Mosby: Packing for Partisans – A Conceptual Approach to Equipment Selection and Load-Bearing

The best suggestions I can make here:

1) Read this material.

2) Print it and put it next to your bed to re-read several times.

3) Organize your gear accordingly.

4) Get others on your side to do the same.

Also listed permanently in the WRSA left margin under “Practical Resources”.

Thanks greatly to JM for the hard work.

8 responses to “Mosby: Packing for Partisans – A Conceptual Approach to Equipment Selection and Load-Bearing

  1. Lean and fast.
    That’s my universal approach.
    Take what’s necessary, nothing more.
    No plates, no load bearing anything, minimal food, water, ammo.
    Most of the tools are stored in my head, not my back.
    Worked long ago in FTX at Bad Tolz, will work again.

  2. My comment above was made prior to reading the article.
    After reading it I have to say it is impossible to get ANYTHING done carrying the weights he mentioned. 150 lbs, really? Yes, that is a pack mule and nothing more. That person will conduct NO fighting. period. And he will be a hindrance to the success of the mission.

    Whoever is coming up with these *doctrinal* loads needs to be shot.

    You have to look at the mission, the duration, and engineer your load accordingly. Nothing more, nothing less.

    In the mid 70’s we each carried an Alice of about 25-30 lbs, that was our approach load for routine missions. We also had our butt packs on H straps under the Alice. Get close, drop the Alice then proceed with the just the butt packs. simple, effective, infinitely repeatable. This was the SOP for the common LRP and recon/attack.

    I can’t imagine what these people are carrying in 150lb packs, or why.
    All that stuff needs to remain back at the CP, if at all. My entire TA50 load was less than 50lbs and that included gear for all seasons down to 40 below and wet.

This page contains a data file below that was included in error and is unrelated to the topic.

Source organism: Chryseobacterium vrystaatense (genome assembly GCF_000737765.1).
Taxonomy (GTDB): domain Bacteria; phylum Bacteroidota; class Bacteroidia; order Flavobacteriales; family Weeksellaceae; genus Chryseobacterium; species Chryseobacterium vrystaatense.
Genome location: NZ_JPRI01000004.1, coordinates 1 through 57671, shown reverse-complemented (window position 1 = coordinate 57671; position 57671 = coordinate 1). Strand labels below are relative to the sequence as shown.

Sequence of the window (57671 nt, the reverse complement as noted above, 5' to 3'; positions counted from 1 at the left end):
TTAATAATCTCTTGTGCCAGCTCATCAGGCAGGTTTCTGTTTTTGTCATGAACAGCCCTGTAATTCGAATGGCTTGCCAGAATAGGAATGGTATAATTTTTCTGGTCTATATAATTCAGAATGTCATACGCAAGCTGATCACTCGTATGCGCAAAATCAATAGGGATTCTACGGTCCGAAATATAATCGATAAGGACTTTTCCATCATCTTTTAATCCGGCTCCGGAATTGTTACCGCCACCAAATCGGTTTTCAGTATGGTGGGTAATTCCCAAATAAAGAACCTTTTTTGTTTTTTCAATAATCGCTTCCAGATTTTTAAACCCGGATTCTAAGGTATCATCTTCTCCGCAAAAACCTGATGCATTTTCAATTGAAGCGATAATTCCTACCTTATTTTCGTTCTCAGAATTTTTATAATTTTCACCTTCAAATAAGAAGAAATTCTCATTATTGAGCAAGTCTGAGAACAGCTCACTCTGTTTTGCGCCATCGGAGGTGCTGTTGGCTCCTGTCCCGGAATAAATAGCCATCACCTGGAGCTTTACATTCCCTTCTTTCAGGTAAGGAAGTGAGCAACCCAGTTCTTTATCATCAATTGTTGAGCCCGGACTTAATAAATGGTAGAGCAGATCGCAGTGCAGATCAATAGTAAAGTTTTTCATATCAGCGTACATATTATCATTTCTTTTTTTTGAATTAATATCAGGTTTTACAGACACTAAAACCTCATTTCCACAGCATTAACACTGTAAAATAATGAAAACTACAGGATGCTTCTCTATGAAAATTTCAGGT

I’m old now and even though I can still hit the headboard 3 times a week I have neither the stamina nor will to carry the kitchen sink just because. By default I have to stay lean and mean. Onward.

  3. I just can’t stay outta this place.
    One more thing, about Mosby’s mention of paracord 550. I disagree.

    I’ve seen this stuff mentioned many times and always cringe and wonder if the person ever used the stuff at all. 550 as boot laces? Come on. What good is a pair of boots with the laces being used to hold a shelter half? And, try to get that zig-zaggy 550 to cooperate with the branches and sticks and shit all over the place. Good luck with that. Same for the woven belts, wrist bands, etc., etc. What a tangled up nightmare. If cordage is worth having, and it is, in fact I agree with him about the knife/cordage premise, it is worth having in a working mode. I have a 1 qt zip lock with 200′ of black 550 coiled in 8″ loops. The zip is rolled up and 3 long bread ties keep it tight and compact, right there in my VN era buttpack on H straps and web belt.

    All of my boot laces, and I wear ONLY boots at all times, have replaced 72″ hiker grade braided laces, snipped and burned to the proper length to thwart tangling. The feet are the foundations that support the structure and MUST be taken care of properly. I approach everything from an engineering perspective, guess why. Logic+Principle=Fact